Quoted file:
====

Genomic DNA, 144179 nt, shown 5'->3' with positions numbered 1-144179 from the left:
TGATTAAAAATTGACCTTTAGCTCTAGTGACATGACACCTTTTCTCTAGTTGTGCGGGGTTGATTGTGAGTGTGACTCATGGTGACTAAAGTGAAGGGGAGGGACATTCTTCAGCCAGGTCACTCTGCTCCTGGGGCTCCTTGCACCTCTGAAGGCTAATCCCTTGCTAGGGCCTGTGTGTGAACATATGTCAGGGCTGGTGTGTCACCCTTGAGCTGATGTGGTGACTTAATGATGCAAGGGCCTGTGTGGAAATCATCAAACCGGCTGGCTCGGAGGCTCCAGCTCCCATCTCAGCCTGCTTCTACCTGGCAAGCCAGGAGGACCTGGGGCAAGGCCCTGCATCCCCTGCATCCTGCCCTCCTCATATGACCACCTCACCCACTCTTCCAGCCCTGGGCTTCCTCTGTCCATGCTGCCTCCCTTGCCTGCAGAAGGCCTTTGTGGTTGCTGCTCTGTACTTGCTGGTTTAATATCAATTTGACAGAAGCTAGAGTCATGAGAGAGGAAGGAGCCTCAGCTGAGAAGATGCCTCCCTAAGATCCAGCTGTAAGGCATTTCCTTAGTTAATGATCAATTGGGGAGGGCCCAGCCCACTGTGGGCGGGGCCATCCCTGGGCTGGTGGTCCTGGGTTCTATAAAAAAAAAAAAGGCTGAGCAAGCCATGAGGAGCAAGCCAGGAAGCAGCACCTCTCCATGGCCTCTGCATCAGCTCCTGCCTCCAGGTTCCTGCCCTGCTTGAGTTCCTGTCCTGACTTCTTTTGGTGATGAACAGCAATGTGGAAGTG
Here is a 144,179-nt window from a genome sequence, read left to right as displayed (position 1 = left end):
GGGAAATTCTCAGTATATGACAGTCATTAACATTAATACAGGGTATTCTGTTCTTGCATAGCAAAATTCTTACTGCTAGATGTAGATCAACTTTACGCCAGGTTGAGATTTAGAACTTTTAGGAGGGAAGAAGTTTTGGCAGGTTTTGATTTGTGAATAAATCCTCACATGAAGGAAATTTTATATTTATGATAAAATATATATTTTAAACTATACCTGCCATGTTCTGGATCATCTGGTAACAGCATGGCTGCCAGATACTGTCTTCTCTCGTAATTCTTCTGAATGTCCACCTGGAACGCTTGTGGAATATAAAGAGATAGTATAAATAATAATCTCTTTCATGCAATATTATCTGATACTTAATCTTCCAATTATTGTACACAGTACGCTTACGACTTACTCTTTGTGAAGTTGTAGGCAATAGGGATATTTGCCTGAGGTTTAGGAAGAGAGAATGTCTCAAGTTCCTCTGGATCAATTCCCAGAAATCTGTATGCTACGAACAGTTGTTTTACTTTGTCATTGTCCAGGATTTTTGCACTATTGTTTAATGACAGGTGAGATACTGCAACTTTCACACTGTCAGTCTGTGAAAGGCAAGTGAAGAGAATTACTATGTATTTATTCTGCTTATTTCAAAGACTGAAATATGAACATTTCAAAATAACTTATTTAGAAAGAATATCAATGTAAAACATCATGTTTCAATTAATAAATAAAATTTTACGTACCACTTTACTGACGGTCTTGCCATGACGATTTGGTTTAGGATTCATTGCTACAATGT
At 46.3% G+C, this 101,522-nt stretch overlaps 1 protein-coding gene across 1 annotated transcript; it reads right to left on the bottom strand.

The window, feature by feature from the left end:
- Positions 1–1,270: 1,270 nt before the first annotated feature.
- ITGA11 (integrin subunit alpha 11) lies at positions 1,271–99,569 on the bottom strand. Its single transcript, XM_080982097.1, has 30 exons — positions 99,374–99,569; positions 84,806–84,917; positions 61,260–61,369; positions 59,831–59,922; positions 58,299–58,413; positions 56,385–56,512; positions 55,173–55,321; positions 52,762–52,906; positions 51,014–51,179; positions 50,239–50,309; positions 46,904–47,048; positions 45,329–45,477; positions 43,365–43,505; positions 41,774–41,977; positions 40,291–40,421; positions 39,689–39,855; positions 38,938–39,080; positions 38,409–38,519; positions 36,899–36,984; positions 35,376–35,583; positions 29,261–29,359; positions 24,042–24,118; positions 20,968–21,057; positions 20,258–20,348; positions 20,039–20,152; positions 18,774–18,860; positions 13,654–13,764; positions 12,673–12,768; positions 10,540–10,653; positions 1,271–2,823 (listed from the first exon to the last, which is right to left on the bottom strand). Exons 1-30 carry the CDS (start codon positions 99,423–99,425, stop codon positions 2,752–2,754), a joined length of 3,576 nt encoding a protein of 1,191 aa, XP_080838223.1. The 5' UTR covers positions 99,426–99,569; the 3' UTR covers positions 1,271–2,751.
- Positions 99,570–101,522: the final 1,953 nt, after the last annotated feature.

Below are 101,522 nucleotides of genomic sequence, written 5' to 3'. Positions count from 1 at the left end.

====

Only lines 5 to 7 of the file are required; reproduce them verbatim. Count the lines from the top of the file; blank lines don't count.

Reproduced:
At 46.3% G+C, this 101,522-nt stretch overlaps 1 protein-coding gene across 1 annotated transcript; it reads right to left on the bottom strand.

The window, feature by feature from the left end:
- Positions 1–1,270: 1,270 nt before the first annotated feature.